Food Steamers Introduction

There are two types of food steamers used by the food industry to heat food in large quantities.  The traditional design uses steam trays connected to a central boiler.  Newer technology uses individual heating systems to create the steam on each set of steam trays.  The newer technology offers significant advantages in both energy and water efficiency.

The boiler-based steamers utilize a boiler to inject (through pipes) steam into the heating compartment containing the food trays. Steam that does not condense on the food product escapes as a mixture of steam and hot condensate through a drain at the bottom of the set of steam trays. Not only is water wasted in the rejected steam, but also a substantial amount of additional water is required to condense this steam and cool the condensate water to an acceptable temperature before it enters the sewer system (local codes usually require water be below 140F (60 C)  (before entering the sewer system).


In recent years, the food service manufacturers have developed more efficient boilerless compartment steamers, often called connectionless steamers (though some are connected to water supplies).  These new-generation steamers consist of a simple compartment with enough room below the bottom rack for a water reservoir. Steam, generated from the boiling water, rises by natural convection to condense on the food items above, thus transferring the heat from the steam to the food.   A small amount of steam is vented through a port at the top of the compartment while the steam that condenses on the food product or cavity walls simply returns to the reservoir below to be steamed again. This design does not require a condensate drain or accompanying condensate-cooling water. There is no periodic de-scaling (de-liming) of a boiler required.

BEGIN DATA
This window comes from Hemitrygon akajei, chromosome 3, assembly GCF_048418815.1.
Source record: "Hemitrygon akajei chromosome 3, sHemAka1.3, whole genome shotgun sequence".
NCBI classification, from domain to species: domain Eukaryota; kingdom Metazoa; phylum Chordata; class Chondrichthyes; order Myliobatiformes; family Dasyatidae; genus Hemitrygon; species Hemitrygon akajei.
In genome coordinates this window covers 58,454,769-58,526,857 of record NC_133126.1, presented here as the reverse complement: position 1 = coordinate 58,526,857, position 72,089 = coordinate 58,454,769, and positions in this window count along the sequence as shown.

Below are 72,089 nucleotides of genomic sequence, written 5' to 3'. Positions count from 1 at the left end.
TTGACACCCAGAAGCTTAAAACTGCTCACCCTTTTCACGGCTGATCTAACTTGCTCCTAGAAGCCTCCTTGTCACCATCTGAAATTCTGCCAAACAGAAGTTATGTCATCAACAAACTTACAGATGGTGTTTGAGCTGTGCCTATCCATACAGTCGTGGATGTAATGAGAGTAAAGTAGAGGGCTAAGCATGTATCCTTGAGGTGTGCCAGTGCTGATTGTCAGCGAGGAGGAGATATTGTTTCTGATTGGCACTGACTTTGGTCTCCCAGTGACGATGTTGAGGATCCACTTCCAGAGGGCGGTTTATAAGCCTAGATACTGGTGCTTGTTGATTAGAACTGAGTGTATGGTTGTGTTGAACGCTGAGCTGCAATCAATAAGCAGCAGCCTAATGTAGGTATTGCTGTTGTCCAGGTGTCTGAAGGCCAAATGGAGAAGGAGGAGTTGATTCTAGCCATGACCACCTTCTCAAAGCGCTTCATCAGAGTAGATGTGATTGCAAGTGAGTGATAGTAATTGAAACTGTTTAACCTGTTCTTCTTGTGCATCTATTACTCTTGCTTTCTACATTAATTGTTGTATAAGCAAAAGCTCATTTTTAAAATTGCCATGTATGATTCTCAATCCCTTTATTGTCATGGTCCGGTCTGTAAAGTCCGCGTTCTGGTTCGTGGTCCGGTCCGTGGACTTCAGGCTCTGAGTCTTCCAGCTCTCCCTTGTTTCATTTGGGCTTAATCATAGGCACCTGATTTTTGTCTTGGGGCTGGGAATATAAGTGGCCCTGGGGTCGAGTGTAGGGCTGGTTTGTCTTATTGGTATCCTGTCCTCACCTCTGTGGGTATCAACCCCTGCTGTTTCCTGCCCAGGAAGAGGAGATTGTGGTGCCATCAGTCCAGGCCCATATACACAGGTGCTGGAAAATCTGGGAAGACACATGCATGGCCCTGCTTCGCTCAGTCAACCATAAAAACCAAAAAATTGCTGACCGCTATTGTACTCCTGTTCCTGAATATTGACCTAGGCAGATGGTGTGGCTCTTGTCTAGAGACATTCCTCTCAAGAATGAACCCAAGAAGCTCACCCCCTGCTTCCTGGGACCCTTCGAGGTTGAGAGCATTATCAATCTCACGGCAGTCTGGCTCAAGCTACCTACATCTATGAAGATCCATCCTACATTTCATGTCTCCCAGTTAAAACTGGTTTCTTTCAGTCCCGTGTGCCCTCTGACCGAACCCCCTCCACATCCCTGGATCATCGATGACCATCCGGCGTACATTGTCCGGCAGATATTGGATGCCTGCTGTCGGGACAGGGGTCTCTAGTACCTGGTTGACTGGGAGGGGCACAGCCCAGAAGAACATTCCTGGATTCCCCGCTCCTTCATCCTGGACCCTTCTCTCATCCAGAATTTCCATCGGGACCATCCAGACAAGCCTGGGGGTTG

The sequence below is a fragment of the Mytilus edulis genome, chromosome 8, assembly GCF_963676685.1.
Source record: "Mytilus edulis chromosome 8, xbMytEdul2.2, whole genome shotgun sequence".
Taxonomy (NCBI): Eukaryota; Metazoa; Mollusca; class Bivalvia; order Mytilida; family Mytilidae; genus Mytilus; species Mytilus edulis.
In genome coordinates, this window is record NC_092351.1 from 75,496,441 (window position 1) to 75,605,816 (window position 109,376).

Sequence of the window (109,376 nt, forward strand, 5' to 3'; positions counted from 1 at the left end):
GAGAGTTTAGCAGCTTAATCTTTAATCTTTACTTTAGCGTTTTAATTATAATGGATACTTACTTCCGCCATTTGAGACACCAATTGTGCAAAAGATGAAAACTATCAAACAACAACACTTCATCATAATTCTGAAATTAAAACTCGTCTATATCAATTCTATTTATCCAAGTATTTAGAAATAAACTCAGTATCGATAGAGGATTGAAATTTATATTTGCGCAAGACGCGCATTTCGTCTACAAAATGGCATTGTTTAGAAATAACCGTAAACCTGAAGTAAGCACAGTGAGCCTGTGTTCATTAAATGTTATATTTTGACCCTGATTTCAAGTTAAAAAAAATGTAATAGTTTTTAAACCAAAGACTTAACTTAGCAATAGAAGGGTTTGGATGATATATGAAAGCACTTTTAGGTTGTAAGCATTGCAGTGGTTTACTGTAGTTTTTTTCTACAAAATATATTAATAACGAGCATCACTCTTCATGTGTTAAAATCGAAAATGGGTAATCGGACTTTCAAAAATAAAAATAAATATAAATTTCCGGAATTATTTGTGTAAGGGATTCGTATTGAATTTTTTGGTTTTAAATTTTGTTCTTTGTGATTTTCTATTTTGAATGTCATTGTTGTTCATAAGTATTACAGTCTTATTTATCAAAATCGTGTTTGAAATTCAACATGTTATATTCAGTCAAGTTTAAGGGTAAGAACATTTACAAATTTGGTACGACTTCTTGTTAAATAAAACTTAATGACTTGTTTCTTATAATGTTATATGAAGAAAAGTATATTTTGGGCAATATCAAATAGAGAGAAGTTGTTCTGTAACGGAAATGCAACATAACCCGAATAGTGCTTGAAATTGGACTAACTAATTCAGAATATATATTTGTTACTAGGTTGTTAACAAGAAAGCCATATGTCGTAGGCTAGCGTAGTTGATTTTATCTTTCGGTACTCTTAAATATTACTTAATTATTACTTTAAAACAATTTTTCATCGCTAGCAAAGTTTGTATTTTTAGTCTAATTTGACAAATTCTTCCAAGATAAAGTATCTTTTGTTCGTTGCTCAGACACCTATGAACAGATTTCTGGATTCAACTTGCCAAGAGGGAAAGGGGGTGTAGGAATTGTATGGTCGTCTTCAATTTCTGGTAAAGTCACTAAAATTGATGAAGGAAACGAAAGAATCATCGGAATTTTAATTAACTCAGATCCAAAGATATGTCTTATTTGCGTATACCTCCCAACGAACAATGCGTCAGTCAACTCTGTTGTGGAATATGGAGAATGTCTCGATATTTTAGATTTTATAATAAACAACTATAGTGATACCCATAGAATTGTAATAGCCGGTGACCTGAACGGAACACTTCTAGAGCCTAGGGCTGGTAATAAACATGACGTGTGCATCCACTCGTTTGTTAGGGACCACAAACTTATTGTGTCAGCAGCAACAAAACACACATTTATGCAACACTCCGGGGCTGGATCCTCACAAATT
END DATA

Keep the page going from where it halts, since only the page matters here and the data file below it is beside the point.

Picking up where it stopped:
The water savings from this new technology can be dramatic.  Efficient connectionless steamers use less than 10% of the water when compared to boiler-based steamers.  Each steamer can save more than 50 gallons per hour (189.2 L) of operation.  This can save more than 500 gallons per day (1.8 m3) for a typical restaurant.  Be aware, not all connectionless steamers are as water efficient.

SPECIAL NOTE OF CAUTION TO WATER PROVIDERS: Some manufacturers have adopted terms like "boilerless" or "connectionless" as a marketing tool without regard for the water efficiency of the equipment. As such, not all food steamers currently labeled as "connectionless" or "boilerless" are, in fact, water-efficient. If your water agency or municipality is considering implementing an incentive program for steamers, be sure to consult with the Food Service Technology Center (David Zabrowski at: OR 925-866-5614) before defining or "listing" the equipment to be included.

Metropolitan Water District of Southern California maintains a list of water efficient food steamers.  The list is updated periodically, and may not contain all makes and models of water efficient steamers.

Additional information can be found at our Commercial Food Service Introduction page.